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4 Unexpected Uses For Quantum Computers

quantum use cases

Insider Brief

  • Quantum computers are already slated to handle several well-defined use cases.
  • Quantum use cases are just tasks where quantum computers can theoretically outperform — in some cases, dramatically outperform — classical computers.
  • While most are well known, some use cases and, more specifically, how these tasks will one day affect the lives of mass consumer, may be surprising.

Quantum computers, once fully realized, are designed for special uses, typically called — for reasons that escape me — “use cases.” These use cases tend to rely on quantum computers’ unique ability to tackle complex calculations that classical computers and even supercomputers struggle to complete.

In other words, despite the time honored tradition to hang the word “quantum” on every conceivable new product, it’s a good bet that you won’t use a quantum computer to devise a tip for that rather uninspired burrito combo meal, or tap into the quantum realm to browse the rather inspired collection of stories and shameless plugs available on The Quantum Insider.

However if quantum computers continue to develop according to the timelines revealed in many of the recent quantum computing roadmaps, they may soon end up touching our lives in both expected and unexpected ways. We likely have heard, for example, that quantum computers — which are powered by quantum bits, or qubits, rather than classical bits — are well suited for factorization and simulation problems. This makes quantum approaches better at certain tasks, such as deciphering cryptographic challenges and designing molecules for health interventions. On the farther reaches of the spectrum of what’s quantum possible, the potential for quantum computers to process data and learn from it faster than classical machine learning algorithms make these devices prime candidates for new approaches to artificial intelligence. (Whether quantum AI will be able to help me make computer-generated graphics for my stories — see image above — remain to be seen.)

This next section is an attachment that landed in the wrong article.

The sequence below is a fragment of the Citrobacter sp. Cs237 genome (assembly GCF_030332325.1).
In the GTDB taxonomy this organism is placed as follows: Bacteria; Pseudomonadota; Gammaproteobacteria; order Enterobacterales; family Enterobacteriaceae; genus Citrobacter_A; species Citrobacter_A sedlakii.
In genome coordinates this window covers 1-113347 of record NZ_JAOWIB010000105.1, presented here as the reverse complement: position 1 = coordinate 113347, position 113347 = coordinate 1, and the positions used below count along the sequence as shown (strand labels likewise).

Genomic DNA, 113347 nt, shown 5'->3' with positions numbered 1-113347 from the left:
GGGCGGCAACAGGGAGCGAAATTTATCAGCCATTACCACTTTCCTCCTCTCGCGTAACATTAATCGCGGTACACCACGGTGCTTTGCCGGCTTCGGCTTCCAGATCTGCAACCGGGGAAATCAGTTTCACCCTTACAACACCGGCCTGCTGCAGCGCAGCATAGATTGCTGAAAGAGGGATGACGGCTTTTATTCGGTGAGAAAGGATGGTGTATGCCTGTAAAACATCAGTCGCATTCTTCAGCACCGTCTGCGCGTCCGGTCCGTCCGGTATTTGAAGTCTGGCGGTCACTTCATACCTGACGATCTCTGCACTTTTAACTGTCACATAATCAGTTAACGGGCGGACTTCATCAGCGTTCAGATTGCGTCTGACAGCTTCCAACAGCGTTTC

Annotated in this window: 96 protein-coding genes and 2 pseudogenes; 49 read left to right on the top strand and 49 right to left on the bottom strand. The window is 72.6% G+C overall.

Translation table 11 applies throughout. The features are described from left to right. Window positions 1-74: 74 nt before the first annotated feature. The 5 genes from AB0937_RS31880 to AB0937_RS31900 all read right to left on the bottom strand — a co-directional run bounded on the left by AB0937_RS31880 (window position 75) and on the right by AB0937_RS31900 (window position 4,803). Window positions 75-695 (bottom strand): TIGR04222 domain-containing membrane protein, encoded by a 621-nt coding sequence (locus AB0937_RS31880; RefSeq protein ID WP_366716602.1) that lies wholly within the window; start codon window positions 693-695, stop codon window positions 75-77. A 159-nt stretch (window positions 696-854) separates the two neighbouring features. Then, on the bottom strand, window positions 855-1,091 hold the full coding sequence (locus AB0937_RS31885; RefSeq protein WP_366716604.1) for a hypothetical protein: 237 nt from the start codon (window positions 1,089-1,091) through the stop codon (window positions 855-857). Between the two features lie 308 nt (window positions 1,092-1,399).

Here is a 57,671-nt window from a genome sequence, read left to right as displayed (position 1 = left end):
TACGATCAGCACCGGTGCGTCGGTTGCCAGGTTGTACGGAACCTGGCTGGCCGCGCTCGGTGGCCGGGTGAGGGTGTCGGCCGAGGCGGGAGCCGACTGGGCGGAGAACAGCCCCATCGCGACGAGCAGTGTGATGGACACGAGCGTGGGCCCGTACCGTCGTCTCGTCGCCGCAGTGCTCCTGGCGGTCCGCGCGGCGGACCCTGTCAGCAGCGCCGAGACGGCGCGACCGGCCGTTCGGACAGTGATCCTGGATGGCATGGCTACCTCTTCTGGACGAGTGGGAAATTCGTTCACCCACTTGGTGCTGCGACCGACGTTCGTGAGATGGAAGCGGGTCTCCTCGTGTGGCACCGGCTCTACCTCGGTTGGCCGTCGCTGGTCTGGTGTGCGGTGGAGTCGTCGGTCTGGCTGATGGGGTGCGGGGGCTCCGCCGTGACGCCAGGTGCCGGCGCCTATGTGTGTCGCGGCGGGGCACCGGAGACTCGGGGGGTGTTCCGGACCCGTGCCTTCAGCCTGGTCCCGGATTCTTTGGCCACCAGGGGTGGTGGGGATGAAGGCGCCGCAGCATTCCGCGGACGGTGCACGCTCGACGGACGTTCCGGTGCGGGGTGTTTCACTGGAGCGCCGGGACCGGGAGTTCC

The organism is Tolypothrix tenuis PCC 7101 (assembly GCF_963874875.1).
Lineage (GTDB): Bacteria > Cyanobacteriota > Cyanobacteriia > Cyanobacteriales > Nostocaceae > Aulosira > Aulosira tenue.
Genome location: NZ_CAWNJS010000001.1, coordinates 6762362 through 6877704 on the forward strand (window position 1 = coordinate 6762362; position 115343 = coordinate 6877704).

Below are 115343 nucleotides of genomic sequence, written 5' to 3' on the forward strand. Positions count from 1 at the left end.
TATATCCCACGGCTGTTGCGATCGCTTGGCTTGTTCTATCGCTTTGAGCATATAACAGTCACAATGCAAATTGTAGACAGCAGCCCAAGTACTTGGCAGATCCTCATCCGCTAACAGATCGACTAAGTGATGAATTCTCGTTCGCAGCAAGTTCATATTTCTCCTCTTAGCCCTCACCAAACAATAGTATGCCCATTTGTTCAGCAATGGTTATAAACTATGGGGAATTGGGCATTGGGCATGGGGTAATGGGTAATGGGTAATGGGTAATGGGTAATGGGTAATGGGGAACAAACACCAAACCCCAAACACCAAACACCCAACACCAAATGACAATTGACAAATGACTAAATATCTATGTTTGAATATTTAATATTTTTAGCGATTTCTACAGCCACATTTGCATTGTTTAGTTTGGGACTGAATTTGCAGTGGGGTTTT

Lately, scientists are exploring how the unique computational properties of quantum mechanics could help us in surprising ways.  Using the dozens of quantum computer use cases listed in The Quantum Insider’s Market Intelligence Platform, here are four surprising — yet practical — ways we might one day use quantum computers to help us in everything from sanitation to aviation. Not exactly, quantum tip calculators, but still.

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Four Surprising (Potential) Uses of Quantum Computers

Music With Qubits And DisCoCats
Scientists are exploring a range of ways we can use quantum computers for music, especially in generating and  music generation and classification. Quantum Natural Language Processing ideas can be applied to these musical intelligence, according to these scientists. Not to be overlooked, our exploration into quantum music may also include the Distributional Compositional Categorical — or, are you ready for it? DisCoCat — modelling framework. Quantinuum’s Chief Scientist Bob Coecke is one of the pioneers in using quantum computing for musical explorations.

Higgs Boson Detection

The detection of Higgs bosons, fundamental particles in particle physics, has been a challenging task for scientists analyzing data from Hadron Colliders. In a bid to separate the signal of Higgs bosons from background noise in these experiments, researchers are turning to quantum computing technology to enhance their analysis and research capabilities. Quantum annealing, might just be the answer. Quantum annealers can streamline complex calculations and provide solutions to optimization problems more efficiently than classical computing methods. Researchers have been able to to demonstrate this potential through toy demonstrations, highlighting its ability to sift through vast amounts of collider data to detect Higgs signals more accurately. D-Wave Systems is one of the leaders in this research — and in quantum annealing in general.